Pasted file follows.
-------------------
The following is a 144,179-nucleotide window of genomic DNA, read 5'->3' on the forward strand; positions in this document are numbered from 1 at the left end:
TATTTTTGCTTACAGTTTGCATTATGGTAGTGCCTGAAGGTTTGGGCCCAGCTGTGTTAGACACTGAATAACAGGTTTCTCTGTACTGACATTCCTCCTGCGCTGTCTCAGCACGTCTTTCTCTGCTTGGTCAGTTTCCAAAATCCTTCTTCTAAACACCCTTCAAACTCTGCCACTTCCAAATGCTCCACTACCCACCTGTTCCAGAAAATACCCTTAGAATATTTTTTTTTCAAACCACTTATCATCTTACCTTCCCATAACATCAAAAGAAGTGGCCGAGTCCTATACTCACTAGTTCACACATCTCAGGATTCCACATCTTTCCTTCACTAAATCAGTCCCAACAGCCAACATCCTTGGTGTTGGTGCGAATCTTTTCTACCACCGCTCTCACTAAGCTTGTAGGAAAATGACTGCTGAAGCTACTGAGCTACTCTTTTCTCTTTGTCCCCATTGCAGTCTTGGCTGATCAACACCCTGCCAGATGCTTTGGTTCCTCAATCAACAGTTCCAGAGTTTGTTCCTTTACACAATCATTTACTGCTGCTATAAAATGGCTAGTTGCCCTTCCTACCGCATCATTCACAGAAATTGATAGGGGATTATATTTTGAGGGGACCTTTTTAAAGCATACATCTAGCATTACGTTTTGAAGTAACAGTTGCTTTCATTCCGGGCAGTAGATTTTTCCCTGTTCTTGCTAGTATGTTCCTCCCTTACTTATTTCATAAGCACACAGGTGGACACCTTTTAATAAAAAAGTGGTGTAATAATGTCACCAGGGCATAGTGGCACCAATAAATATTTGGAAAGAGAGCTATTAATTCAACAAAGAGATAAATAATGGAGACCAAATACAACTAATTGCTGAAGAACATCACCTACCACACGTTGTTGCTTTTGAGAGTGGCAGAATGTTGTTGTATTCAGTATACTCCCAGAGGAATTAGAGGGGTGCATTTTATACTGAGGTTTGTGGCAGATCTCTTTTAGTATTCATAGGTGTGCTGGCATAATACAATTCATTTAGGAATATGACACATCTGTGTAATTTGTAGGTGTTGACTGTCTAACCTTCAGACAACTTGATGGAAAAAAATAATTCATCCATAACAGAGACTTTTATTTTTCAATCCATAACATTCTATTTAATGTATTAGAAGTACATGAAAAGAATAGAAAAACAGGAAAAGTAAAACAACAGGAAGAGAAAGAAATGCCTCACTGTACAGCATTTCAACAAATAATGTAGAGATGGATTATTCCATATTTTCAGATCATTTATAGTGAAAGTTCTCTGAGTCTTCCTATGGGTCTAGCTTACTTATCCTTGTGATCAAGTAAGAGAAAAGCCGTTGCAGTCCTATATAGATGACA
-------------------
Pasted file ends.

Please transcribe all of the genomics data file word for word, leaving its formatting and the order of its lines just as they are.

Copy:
The following is a 144,179-nucleotide window of genomic DNA, read 5'->3' on the forward strand; positions in this document are numbered from 1 at the left end:
TATTTTTGCTTACAGTTTGCATTATGGTAGTGCCTGAAGGTTTGGGCCCAGCTGTGTTAGACACTGAATAACAGGTTTCTCTGTACTGACATTCCTCCTGCGCTGTCTCAGCACGTCTTTCTCTGCTTGGTCAGTTTCCAAAATCCTTCTTCTAAACACCCTTCAAACTCTGCCACTTCCAAATGCTCCACTACCCACCTGTTCCAGAAAATACCCTTAGAATATTTTTTTTTCAAACCACTTATCATCTTACCTTCCCATAACATCAAAAGAAGTGGCCGAGTCCTATACTCACTAGTTCACACATCTCAGGATTCCACATCTTTCCTTCACTAAATCAGTCCCAACAGCCAACATCCTTGGTGTTGGTGCGAATCTTTTCTACCACCGCTCTCACTAAGCTTGTAGGAAAATGACTGCTGAAGCTACTGAGCTACTCTTTTCTCTTTGTCCCCATTGCAGTCTTGGCTGATCAACACCCTGCCAGATGCTTTGGTTCCTCAATCAACAGTTCCAGAGTTTGTTCCTTTACACAATCATTTACTGCTGCTATAAAATGGCTAGTTGCCCTTCCTACCGCATCATTCACAGAAATTGATAGGGGATTATATTTTGAGGGGACCTTTTTAAAGCATACATCTAGCATTACGTTTTGAAGTAACAGTTGCTTTCATTCCGGGCAGTAGATTTTTCCCTGTTCTTGCTAGTATGTTCCTCCCTTACTTATTTCATAAGCACACAGGTGGACACCTTTTAATAAAAAAGTGGTGTAATAATGTCACCAGGGCATAGTGGCACCAATAAATATTTGGAAAGAGAGCTATTAATTCAACAAAGAGATAAATAATGGAGACCAAATACAACTAATTGCTGAAGAACATCACCTACCACACGTTGTTGCTTTTGAGAGTGGCAGAATGTTGTTGTATTCAGTATACTCCCAGAGGAATTAGAGGGGTGCATTTTATACTGAGGTTTGTGGCAGATCTCTTTTAGTATTCATAGGTGTGCTGGCATAATACAATTCATTTAGGAATATGACACATCTGTGTAATTTGTAGGTGTTGACTGTCTAACCTTCAGACAACTTGATGGAAAAAAATAATTCATCCATAACAGAGACTTTTATTTTTCAATCCATAACATTCTATTTAATGTATTAGAAGTACATGAAAAGAATAGAAAAACAGGAAAAGTAAAACAACAGGAAGAGAAAGAAATGCCTCACTGTACAGCATTTCAACAAATAATGTAGAGATGGATTATTCCATATTTTCAGATCATTTATAGTGAAAGTTCTCTGAGTCTTCCTATGGGTCTAGCTTACTTATCCTTGTGATCAAGTAAGAGAAAAGCCGTTGCAGTCCTATATAGATGACA